Have you ever been in a new city during Passover? Maybe you looked for a Seder table to join. As the nation’s capital, Washington often serves as a temporary home for federal workers and members of the military in that very situation.

1932 excerpt from The Washington Post. Washington Hebrew Congregation’s Brotherhood sponsored the first Seder, and the Jewish Community Center conducted the Seder on the second night.

1932 excerpt from The Washington Post. Washington Hebrew Congregation’s Brotherhood sponsored the first Seder, and the Jewish Community Center conducted the Seder on the second night.

With the start of World War I, a new Jewish population came to Washington, DC, and these members of the military generally did not know anyone in the city. Beginning in 1918, Adas Israel and Washington Hebrew Congregation began welcoming service members to their Seders. This Passover hospitality continued into the 1920s for those who remained stationed or hospitalized in the region following the war. Often a communal organization such as the Young Men’s Hebrew Association or Hebrew Relief Society helped organize the ceremonial dinner.

The community ballooned again with President Roosevelt’s New Deal. Thousands of new government jobs brought droves of idealistic Jewish men and women to the nation’s capital. Like members of the military who had arrived 15 years earlier during World War I, they often didn’t have local family to join for holidays.

Consequent Seders required larger spaces, and so in the mid-1930s, they relocated to the Jewish Community Center (JCC) at 16th and Q Streets, NW. Co-sponsored by the Jewish War Veterans (JWV), these Seders were led by JCC board member Abe Shefferman. Shefferman often modeled them after the 1919 Seder for the American Expeditionary Forces soldiers in Paris in which he had participated. He had remained in France after serving in World War I to work with Jewish Welfare Board (JWB) resettling displaced persons.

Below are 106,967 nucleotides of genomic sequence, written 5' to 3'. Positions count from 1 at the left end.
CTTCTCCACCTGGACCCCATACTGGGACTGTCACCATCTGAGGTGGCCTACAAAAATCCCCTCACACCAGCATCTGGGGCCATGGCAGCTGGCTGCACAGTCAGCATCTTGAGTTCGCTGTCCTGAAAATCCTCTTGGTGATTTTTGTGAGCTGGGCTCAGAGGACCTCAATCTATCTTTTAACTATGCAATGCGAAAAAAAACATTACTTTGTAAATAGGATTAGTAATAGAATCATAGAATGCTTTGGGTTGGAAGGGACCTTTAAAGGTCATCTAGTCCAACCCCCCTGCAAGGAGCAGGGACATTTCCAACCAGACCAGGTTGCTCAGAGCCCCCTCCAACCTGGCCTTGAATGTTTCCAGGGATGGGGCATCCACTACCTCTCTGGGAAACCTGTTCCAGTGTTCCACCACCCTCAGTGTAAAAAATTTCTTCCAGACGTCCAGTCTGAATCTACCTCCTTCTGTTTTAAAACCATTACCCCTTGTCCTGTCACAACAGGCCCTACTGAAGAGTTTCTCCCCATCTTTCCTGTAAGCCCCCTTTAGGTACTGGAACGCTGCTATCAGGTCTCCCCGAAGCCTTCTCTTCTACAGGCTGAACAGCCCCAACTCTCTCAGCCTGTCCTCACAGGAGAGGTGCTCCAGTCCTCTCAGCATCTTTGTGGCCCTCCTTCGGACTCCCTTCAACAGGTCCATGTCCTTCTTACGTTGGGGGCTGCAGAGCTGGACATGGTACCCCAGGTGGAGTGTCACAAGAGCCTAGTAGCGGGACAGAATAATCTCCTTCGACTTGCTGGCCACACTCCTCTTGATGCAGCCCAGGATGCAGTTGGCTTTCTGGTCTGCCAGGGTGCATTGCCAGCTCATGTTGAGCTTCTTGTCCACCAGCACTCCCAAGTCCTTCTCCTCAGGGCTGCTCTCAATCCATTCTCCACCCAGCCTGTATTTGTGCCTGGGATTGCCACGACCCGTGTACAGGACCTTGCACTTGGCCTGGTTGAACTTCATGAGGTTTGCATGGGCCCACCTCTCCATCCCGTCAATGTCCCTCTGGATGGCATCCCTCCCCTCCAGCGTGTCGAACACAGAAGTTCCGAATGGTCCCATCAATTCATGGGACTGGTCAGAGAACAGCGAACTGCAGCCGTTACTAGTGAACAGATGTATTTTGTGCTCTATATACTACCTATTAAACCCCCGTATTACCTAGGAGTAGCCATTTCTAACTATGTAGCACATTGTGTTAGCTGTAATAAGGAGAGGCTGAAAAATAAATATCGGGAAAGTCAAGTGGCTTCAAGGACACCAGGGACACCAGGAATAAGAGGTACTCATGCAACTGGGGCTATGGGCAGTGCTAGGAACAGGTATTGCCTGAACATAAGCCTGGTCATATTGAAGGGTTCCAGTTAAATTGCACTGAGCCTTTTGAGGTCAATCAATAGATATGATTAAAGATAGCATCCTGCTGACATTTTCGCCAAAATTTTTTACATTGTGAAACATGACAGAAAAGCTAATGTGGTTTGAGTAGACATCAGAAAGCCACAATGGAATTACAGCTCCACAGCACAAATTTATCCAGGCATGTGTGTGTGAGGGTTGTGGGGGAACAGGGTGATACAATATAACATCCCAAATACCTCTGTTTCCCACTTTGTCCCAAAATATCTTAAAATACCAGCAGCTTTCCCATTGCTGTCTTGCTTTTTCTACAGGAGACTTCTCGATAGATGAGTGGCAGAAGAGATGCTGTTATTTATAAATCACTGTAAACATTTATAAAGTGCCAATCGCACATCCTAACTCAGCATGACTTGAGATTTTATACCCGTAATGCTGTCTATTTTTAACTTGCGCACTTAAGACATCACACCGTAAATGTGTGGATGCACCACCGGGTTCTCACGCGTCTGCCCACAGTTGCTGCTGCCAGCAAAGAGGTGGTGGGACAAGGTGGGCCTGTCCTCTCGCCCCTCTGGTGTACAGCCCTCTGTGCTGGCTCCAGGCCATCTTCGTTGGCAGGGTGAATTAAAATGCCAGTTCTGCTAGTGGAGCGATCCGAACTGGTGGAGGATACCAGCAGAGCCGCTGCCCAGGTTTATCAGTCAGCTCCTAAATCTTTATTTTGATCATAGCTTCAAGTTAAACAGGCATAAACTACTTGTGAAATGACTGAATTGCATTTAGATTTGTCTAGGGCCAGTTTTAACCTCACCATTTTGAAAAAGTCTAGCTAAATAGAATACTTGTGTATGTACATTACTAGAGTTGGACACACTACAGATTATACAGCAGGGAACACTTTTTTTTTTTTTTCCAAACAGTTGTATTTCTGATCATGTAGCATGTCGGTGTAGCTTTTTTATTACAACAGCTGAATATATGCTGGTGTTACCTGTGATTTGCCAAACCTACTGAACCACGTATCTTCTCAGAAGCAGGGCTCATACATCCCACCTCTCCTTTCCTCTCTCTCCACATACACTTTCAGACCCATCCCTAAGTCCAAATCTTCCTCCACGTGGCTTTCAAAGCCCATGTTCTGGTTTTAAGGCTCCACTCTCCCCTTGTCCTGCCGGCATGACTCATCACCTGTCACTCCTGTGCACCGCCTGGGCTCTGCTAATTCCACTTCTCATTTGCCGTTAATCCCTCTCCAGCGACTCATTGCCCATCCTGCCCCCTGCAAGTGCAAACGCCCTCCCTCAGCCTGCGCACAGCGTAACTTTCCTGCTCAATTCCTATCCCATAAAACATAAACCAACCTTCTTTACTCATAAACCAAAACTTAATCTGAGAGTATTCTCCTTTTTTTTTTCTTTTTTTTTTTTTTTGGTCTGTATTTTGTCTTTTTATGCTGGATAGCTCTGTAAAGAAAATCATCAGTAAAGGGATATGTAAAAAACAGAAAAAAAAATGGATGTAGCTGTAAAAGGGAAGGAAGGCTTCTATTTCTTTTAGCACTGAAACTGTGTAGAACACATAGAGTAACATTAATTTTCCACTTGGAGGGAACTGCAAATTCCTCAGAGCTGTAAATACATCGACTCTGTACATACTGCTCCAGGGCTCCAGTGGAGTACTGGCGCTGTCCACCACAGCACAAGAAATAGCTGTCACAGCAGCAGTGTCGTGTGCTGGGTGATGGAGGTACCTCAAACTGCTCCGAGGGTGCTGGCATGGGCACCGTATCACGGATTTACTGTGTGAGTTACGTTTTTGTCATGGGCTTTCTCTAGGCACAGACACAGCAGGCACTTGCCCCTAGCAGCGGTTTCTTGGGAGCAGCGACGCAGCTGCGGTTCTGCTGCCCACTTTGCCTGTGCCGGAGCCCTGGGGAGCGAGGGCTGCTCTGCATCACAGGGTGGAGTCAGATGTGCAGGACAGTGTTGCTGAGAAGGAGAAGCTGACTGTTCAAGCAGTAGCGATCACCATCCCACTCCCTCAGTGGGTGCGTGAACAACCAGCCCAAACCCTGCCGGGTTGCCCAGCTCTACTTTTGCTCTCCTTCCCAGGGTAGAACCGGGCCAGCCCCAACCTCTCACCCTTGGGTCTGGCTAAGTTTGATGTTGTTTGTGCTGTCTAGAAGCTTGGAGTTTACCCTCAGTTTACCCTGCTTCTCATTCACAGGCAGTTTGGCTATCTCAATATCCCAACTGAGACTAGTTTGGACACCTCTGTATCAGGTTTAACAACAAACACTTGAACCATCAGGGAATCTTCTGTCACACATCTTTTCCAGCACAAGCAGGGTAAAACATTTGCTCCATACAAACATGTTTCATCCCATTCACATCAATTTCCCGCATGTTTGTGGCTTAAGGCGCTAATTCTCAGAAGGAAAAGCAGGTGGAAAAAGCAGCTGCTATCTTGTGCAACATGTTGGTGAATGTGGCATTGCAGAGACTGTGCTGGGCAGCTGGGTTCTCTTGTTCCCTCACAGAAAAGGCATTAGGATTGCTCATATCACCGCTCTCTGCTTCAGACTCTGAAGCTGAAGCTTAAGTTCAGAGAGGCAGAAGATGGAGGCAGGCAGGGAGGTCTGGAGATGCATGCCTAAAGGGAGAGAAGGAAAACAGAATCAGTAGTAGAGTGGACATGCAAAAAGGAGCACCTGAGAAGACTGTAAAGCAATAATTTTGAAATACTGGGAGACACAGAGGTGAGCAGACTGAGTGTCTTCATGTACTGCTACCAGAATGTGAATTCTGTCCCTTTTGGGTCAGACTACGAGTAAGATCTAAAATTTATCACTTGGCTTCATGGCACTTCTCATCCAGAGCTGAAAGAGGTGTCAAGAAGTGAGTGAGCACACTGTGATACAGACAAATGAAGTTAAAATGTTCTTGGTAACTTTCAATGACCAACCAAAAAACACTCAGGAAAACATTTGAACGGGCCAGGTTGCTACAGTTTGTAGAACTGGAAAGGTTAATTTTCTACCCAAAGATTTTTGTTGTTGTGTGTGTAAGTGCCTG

When the United States joined World War II, Washington once again experienced accelerated growth. Thousands of Jewish men and women flocked to Washington to work in new wartime jobs and serve in the military. Just as it had a decade before, the annual Seder outgrew its venue and relocated, this time to the great banquet rooms of DC’s downtown hotels.

Seder for members of the military, Willard Hotel, April 1943. JHSGW Collections.

Seder for members of the military, Willard Hotel, April 1943. JHSGW Collections.

Now sponsored by the JWB’s Washington Army and Navy Committee and the JWV’s Washington Post No. 58, the Seders were conducted by Rabbi Aryeh Lev from the Chief of Chaplains office of the War Department. The 1942 Seder at the Mayflower Hotel had 800 participants, and attendance only grew as the war continued. In 1945, JWB set up Seders at two hotels in order to accommodate the crowd, and Beth Sholom in Petworth held a “warworkers Seder.” Remember this if you worry that your Seder table is too crowded!

The booming demand for these communal Seders, however, faded with the war’s end. In 1948, the Seder for servicemen was held at Hoffman’s Restaurant (near 16th and V Streets, NW) and led again by Abe Shefferman. This is the last mention of the annual event in The Washington Post. Perhaps the Seders served as meeting places where participants made new friends or even met future spouses with whom they later hosted their own—smaller—Seders.

Top photo: Seder for members of the military, Mayflower Hotel, April 1946. JHSGW Collections.